4. Linux® emulation layer -MD part

This section deals with implementation of Linux® emulation layer in FreeBSD operating system. It first describes the machine dependent part talking about how and where interaction between userland and kernel is implemented. It talks about syscalls, signals, ptrace, traps, stack fixup. This part discusses i386 but it is written generally so other architectures should not differ very much. The next part is the machine independent part of the Linuxulator. This section only covers i386 and ELF handling. A.OUT is obsolete and untested.

4.1. Syscall handling

Syscall handling is mostly written in linux_sysvec.c, which covers most of the routines pointed out in the sysentvec structure. When a Linux® process running on FreeBSD issues a syscall, the general syscall routine calls linux prepsyscall routine for the Linux® ABI.

4.1.1. Linux® prepsyscall

Linux® passes arguments to syscalls via registers (that is why it is limited to 6 parameters on i386) while FreeBSD uses the stack. The Linux® prepsyscall routine must copy parameters from registers to the stack. The order of the registers is: %ebx, %ecx, %edx, %esi, %edi, %ebp. The catch is that this is true for only most of the syscalls. Some (most notably clone) uses a different order but it is luckily easy to fix by inserting a dummy parameter in the linux_clone prototype.

4.1.2. Syscall writing

Every syscall implemented in the Linuxulator must have its prototype with various flags in syscalls.master. The form of the file is:

	AUE_FORK STD		{ int linux_fork(void); }
	AUE_CLOSE NOPROTO	{ int close(int fd); }

The first column represents the syscall number. The second column is for auditing support. The third column represents the syscall type. It is either STD, OBSOL, NOPROTO and UNIMPL. STD is a standard syscall with full prototype and implementation. OBSOL is obsolete and defines just the prototype. NOPROTO means that the syscall is implemented elsewhere so do not prepend ABI prefix, etc. UNIMPL means that the syscall will be substituted with the nosys syscall (a syscall just printing out a message about the syscall not being implemented and returning ENOSYS).

From syscalls.master a script generates three files: linux_syscall.h, linux_proto.h and linux_sysent.c. The linux_syscall.h contains definitions of syscall names and their numerical value, e.g.:

#define LINUX_SYS_linux_fork 2
#define LINUX_SYS_close 6

The linux_proto.h contains structure definitions of arguments to every syscall, e.g.:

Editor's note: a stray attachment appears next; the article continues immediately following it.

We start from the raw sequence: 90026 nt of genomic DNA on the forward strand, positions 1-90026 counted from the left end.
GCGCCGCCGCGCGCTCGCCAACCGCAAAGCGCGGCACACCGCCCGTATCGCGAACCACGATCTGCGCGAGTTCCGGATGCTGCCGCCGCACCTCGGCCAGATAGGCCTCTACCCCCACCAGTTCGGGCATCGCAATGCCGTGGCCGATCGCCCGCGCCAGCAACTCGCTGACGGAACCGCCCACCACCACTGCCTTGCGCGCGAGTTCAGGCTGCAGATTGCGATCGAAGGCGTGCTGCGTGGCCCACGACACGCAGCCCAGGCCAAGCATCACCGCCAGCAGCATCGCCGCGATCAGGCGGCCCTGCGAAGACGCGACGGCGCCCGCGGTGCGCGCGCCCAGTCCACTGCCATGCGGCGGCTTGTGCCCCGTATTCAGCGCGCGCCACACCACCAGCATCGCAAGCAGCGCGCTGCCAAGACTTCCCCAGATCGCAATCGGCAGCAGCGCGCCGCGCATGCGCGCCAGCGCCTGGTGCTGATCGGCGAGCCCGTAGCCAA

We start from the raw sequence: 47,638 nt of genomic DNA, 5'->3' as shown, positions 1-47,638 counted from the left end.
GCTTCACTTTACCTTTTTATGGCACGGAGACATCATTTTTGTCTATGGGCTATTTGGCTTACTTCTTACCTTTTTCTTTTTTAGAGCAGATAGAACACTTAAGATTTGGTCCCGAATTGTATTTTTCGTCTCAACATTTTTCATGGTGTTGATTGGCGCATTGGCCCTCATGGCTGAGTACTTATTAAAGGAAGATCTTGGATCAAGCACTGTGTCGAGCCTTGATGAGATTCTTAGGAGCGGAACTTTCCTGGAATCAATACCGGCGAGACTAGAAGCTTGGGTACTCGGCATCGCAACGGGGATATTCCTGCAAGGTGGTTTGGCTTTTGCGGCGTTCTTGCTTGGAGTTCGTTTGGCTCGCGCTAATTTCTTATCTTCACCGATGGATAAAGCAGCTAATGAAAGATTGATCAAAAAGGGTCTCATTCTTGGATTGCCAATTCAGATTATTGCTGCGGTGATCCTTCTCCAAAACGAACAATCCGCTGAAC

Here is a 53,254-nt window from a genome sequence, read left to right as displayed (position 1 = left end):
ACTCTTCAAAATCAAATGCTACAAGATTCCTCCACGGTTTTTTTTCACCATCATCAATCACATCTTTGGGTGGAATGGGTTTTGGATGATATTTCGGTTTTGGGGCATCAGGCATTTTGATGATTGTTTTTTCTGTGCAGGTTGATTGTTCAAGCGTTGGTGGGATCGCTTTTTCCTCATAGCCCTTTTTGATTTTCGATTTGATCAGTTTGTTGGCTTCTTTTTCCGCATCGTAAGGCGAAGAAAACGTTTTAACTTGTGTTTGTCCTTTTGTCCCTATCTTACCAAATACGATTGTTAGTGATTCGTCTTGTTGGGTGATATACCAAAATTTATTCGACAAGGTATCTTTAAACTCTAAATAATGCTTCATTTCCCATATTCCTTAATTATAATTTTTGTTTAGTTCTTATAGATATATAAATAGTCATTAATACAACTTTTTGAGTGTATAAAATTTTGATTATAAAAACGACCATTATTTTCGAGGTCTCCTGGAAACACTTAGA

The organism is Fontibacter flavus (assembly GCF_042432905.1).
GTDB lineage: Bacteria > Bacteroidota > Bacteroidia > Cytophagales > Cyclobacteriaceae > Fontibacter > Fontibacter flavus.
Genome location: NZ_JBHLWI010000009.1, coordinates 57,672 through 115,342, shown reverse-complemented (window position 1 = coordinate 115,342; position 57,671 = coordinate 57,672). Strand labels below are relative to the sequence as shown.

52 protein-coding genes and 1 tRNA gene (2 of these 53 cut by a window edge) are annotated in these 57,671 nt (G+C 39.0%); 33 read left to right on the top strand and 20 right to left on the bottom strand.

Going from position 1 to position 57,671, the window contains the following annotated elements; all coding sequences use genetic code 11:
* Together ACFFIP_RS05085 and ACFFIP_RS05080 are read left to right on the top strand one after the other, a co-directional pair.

struct linux_fork_args {
  register_t dummy;

And finally, linux_sysent.c contains structure describing the system entry table, used to actually dispatch a syscall, e.g.:

{ 0, (sy_call_t *)linux_fork, AUE_FORK, NULL, 0, 0 }, /* 2 = linux_fork */
{ AS(close_args), (sy_call_t *)close, AUE_CLOSE, NULL, 0, 0 }, /* 6 = close */

As you can see linux_fork is implemented in Linuxulator itself so the definition is of STD type and has no argument, which is exhibited by the dummy argument structure. On the other hand close is just an alias for real FreeBSD close(2) so it has no linux arguments structure associated and in the system entry table it is not prefixed with linux as it calls the real close(2) in the kernel.

4.1.3. Dummy syscalls

The Linux® emulation layer is not complete, as some syscalls are not implemented properly and some are not implemented at all. The emulation layer employs a facility to mark unimplemented syscalls with the DUMMY macro. These dummy definitions reside in linux_dummy.c in a form of DUMMY(syscall);, which is then translated to various syscall auxiliary files and the implementation consists of printing a message saying that this syscall is not implemented. The UNIMPL prototype is not used because we want to be able to identify the name of the syscall that was called in order to know what syscalls are more important to implement.

4.2. Signal handling

Signal handling is done generally in the FreeBSD kernel for all binary compatibilities with a call to a compat-dependent layer. Linux® compatibility layer defines linux_sendsig routine for this purpose.

4.2.1. Linux® sendsig